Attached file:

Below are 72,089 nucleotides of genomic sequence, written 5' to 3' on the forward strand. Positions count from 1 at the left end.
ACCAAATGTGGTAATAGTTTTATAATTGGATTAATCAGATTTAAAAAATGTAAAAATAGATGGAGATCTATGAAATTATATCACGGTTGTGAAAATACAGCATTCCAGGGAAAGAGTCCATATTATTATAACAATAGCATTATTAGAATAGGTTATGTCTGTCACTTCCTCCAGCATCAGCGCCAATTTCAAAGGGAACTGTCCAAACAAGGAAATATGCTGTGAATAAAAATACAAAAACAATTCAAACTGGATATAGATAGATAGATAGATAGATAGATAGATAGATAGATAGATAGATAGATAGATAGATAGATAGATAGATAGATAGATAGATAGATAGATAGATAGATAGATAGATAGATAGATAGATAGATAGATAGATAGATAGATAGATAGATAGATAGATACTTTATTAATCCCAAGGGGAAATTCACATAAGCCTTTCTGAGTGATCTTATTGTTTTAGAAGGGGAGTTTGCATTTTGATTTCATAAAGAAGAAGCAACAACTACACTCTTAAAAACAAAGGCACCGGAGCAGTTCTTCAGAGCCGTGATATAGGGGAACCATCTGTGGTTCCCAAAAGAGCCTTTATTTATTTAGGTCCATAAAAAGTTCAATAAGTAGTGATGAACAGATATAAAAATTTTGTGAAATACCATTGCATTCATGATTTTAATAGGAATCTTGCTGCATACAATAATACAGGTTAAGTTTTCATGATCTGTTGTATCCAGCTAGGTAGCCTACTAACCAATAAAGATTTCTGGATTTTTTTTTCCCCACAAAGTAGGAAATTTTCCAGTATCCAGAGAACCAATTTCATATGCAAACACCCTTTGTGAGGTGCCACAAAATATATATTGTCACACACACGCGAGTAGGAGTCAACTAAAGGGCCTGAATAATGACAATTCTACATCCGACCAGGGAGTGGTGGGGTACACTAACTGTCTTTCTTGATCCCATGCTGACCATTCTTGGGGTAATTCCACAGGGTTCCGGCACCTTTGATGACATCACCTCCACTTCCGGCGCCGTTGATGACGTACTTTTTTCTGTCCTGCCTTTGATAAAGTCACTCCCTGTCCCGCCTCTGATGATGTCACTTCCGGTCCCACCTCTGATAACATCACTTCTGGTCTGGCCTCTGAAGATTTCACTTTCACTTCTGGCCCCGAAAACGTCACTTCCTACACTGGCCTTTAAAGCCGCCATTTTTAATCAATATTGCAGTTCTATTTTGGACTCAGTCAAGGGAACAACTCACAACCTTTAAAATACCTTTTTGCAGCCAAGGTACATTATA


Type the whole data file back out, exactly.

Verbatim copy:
Below are 72,089 nucleotides of genomic sequence, written 5' to 3' on the forward strand. Positions count from 1 at the left end.
ACCAAATGTGGTAATAGTTTTATAATTGGATTAATCAGATTTAAAAAATGTAAAAATAGATGGAGATCTATGAAATTATATCACGGTTGTGAAAATACAGCATTCCAGGGAAAGAGTCCATATTATTATAACAATAGCATTATTAGAATAGGTTATGTCTGTCACTTCCTCCAGCATCAGCGCCAATTTCAAAGGGAACTGTCCAAACAAGGAAATATGCTGTGAATAAAAATACAAAAACAATTCAAACTGGATATAGATAGATAGATAGATAGATAGATAGATAGATAGATAGATAGATAGATAGATAGATAGATAGATAGATAGATAGATAGATAGATAGATAGATAGATAGATAGATAGATAGATAGATAGATAGATAGATAGATAGATAGATAGATAGATAGATACTTTATTAATCCCAAGGGGAAATTCACATAAGCCTTTCTGAGTGATCTTATTGTTTTAGAAGGGGAGTTTGCATTTTGATTTCATAAAGAAGAAGCAACAACTACACTCTTAAAAACAAAGGCACCGGAGCAGTTCTTCAGAGCCGTGATATAGGGGAACCATCTGTGGTTCCCAAAAGAGCCTTTATTTATTTAGGTCCATAAAAAGTTCAATAAGTAGTGATGAACAGATATAAAAATTTTGTGAAATACCATTGCATTCATGATTTTAATAGGAATCTTGCTGCATACAATAATACAGGTTAAGTTTTCATGATCTGTTGTATCCAGCTAGGTAGCCTACTAACCAATAAAGATTTCTGGATTTTTTTTTCCCCACAAAGTAGGAAATTTTCCAGTATCCAGAGAACCAATTTCATATGCAAACACCCTTTGTGAGGTGCCACAAAATATATATTGTCACACACACGCGAGTAGGAGTCAACTAAAGGGCCTGAATAATGACAATTCTACATCCGACCAGGGAGTGGTGGGGTACACTAACTGTCTTTCTTGATCCCATGCTGACCATTCTTGGGGTAATTCCACAGGGTTCCGGCACCTTTGATGACATCACCTCCACTTCCGGCGCCGTTGATGACGTACTTTTTTCTGTCCTGCCTTTGATAAAGTCACTCCCTGTCCCGCCTCTGATGATGTCACTTCCGGTCCCACCTCTGATAACATCACTTCTGGTCTGGCCTCTGAAGATTTCACTTTCACTTCTGGCCCCGAAAACGTCACTTCCTACACTGGCCTTTAAAGCCGCCATTTTTAATCAATATTGCAGTTCTATTTTGGACTCAGTCAAGGGAACAACTCACAACCTTTAAAATACCTTTTTGCAGCCAAGGTACATTATA